What is “Generations That Know Us Not?”

The title of this blog site “Generations That Know Us Not” comes from a poem by General Joshua Chamberlain of the 20th Maine.  He was the hero of Little Round Top at the Battle of Gettysburg. He won the Medal of Honor for his actions and bravery during the battle to hold that vital flank of the Union army.  I think it can be said, without Chamberlin and the 20th Maine, the Union very well could have lost Gettysburg and probably the war.

I’ll take it as my mission to write about the Civil War, with a particular emphasis on Ohioans in the war, and help you get to know the men and women of that generation. I am a high school history teacher, a native Ohioan, a veteran of the Vietnam conflict, and a member of the Sons of the Union Veterans of the Civil War.  This site is dedicated to my great-great grandfather, Corporal John N. Weeks, Company H, 3rd Battalion, Pioneer Brigade, Army of the Cumberland.  He was twice wounded at the Battle of Stones River on January 1, 1863. I’ll write more about him soon and I’ll try to give readers a good idea of the ferocity and strategic importance of this battle.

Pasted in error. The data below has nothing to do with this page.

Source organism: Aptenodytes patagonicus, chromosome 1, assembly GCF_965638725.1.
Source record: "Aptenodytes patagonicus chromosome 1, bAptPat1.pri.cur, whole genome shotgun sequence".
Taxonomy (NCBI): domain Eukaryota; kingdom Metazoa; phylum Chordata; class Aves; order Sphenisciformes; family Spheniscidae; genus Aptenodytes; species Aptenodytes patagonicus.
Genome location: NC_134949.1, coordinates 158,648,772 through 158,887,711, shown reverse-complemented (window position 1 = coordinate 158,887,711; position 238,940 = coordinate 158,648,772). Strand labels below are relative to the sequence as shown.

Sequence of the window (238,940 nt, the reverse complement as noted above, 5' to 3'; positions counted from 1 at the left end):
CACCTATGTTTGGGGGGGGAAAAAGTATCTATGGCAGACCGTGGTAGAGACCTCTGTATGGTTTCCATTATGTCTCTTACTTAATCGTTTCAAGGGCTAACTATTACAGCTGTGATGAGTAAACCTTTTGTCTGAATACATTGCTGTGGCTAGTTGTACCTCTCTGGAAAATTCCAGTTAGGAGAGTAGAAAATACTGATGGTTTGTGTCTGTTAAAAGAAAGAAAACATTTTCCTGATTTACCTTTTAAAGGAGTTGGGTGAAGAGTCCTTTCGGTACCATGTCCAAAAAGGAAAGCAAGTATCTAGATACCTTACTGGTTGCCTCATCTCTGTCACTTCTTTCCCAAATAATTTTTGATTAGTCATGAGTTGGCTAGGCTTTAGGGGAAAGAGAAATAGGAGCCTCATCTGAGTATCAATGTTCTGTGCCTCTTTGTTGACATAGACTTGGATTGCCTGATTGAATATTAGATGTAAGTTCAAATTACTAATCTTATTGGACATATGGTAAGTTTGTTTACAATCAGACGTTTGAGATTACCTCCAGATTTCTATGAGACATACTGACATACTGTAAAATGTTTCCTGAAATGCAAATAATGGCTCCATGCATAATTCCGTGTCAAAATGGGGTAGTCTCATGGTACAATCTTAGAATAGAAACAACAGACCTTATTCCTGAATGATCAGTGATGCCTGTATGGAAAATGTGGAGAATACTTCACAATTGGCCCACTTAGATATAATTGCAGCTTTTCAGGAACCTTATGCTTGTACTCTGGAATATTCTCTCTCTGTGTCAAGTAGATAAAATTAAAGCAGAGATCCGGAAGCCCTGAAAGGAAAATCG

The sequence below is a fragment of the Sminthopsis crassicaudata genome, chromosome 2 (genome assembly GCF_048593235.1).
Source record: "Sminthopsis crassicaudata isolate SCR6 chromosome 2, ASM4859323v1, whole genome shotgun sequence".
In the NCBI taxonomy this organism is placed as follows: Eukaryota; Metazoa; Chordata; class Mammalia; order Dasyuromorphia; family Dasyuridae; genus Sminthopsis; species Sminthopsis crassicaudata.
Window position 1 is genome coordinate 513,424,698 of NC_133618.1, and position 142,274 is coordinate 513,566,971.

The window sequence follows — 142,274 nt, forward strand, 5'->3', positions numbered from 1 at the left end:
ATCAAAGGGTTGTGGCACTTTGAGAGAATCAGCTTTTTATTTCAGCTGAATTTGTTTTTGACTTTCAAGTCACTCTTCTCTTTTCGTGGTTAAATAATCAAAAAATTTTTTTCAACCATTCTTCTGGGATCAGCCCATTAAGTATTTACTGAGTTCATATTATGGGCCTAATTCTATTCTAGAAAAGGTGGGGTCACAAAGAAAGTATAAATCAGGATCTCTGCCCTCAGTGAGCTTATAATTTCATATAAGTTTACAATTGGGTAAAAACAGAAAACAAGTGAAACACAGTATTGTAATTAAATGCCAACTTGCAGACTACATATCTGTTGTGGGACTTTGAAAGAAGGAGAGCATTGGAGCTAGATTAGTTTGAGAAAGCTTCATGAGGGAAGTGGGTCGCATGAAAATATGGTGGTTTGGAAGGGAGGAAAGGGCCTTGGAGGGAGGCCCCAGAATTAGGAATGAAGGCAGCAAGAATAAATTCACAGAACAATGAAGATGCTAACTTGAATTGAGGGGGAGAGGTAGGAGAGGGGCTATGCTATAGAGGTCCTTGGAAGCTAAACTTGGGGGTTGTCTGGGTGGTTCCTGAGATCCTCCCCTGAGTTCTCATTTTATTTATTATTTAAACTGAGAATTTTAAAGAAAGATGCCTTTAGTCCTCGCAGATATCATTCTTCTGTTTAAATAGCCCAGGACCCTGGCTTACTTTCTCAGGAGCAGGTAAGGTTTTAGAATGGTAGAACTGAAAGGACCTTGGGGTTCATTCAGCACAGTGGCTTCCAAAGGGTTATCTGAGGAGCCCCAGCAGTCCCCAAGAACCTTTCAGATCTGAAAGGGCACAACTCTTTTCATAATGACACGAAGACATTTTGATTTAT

I want to focus mainly on Ohioans because as a native Ohioan, I’m very proud that my native state furnished about 320,000 soldiers to the war.  Proportionally, more than any other state.  In raw numbers, only New York and Pennsylvania gave more soldiers to the Union cause than Ohio.  Of course, the generals that were Ohioans were the top generals on the Union side.  Grant, Sherman, and Sheridan need no introduction to those knowledgeable about the Civil War.

The Civil War is one of two monumental events in the history of our country.  I’m a member of the Sons of the American Revolution and I’m proud of my patriot ancestor Joseph Flickinger, of the Lancaster, Pennsylvania Militia.  The Revolution was the seminal event of our country, but the Civil War preserved the Union that the Founding Generation gave birth to.

I hope you hang around to read my posts.  I’ll promise to be historically correct and to always, always, tell a story.

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